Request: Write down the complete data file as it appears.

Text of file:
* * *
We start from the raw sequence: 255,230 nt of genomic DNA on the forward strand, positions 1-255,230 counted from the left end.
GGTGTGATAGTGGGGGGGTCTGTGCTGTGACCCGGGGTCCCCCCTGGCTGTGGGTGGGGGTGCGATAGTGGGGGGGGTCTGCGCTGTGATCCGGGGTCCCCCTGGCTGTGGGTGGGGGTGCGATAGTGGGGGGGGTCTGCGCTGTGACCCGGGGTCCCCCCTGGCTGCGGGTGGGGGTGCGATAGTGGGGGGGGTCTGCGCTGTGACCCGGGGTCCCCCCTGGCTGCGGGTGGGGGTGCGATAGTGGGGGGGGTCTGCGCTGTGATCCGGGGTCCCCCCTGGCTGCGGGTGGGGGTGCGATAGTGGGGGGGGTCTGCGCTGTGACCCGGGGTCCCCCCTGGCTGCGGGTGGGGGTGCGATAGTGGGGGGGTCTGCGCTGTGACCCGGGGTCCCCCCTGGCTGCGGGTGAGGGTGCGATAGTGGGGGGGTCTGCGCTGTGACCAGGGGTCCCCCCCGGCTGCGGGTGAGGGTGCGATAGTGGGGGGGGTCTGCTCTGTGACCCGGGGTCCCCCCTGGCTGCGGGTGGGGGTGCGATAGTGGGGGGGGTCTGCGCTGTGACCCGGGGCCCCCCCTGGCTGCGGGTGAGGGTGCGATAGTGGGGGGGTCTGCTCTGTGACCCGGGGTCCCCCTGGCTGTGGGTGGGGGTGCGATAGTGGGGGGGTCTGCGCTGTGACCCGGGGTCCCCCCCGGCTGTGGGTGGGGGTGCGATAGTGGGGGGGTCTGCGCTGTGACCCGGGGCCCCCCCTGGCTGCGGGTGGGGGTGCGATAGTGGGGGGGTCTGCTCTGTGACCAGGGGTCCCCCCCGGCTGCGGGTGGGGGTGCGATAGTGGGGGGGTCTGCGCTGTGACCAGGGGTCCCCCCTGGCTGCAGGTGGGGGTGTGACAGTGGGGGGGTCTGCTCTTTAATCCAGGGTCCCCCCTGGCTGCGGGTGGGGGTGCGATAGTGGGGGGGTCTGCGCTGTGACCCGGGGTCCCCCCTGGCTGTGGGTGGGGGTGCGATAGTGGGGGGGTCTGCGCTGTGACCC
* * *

We start from the raw sequence: 255,230 nt of genomic DNA on the forward strand, positions 1-255,230 counted from the left end.
GGTGTGATAGTGGGGGGGTCTGTGCTGTGACCCGGGGTCCCCCCTGGCTGTGGGTGGGGGTGCGATAGTGGGGGGGGTCTGCGCTGTGATCCGGGGTCCCCCTGGCTGTGGGTGGGGGTGCGATAGTGGGGGGGGTCTGCGCTGTGACCCGGGGTCCCCCCTGGCTGCGGGTGGGGGTGCGATAGTGGGGGGGGTCTGCGCTGTGACCCGGGGTCCCCCCTGGCTGCGGGTGGGGGTGCGATAGTGGGGGGGGTCTGCGCTGTGATCCGGGGTCCCCCCTGGCTGCGGGTGGGGGTGCGATAGTGGGGGGGGTCTGCGCTGTGACCCGGGGTCCCCCCTGGCTGCGGGTGGGGGTGCGATAGTGGGGGGGTCTGCGCTGTGACCCGGGGTCCCCCCTGGCTGCGGGTGAGGGTGCGATAGTGGGGGGGTCTGCGCTGTGACCAGGGGTCCCCCCCGGCTGCGGGTGAGGGTGCGATAGTGGGGGGGGTCTGCTCTGTGACCCGGGGTCCCCCCTGGCTGCGGGTGGGGGTGCGATAGTGGGGGGGGTCTGCGCTGTGACCCGGGGCCCCCCCTGGCTGCGGGTGAGGGTGCGATAGTGGGGGGGTCTGCTCTGTGACCCGGGGTCCCCCTGGCTGTGGGTGGGGGTGCGATAGTGGGGGGGTCTGCGCTGTGACCCGGGGTCCCCCCCGGCTGTGGGTGGGGGTGCGATAGTGGGGGGGTCTGCGCTGTGACCCGGGGCCCCCCCTGGCTGCGGGTGGGGGTGCGATAGTGGGGGGGTCTGCTCTGTGACCAGGGGTCCCCCCCGGCTGCGGGTGGGGGTGCGATAGTGGGGGGGTCTGCGCTGTGACCAGGGGTCCCCCCTGGCTGCAGGTGGGGGTGTGACAGTGGGGGGGTCTGCTCTTTAATCCAGGGTCCCCCCTGGCTGCGGGTGGGGGTGCGATAGTGGGGGGGTCTGCGCTGTGACCCGGGGTCCCCCCTGGCTGTGGGTGGGGGTGCGATAGTGGGGGGGTCTGCGCTGTGACCC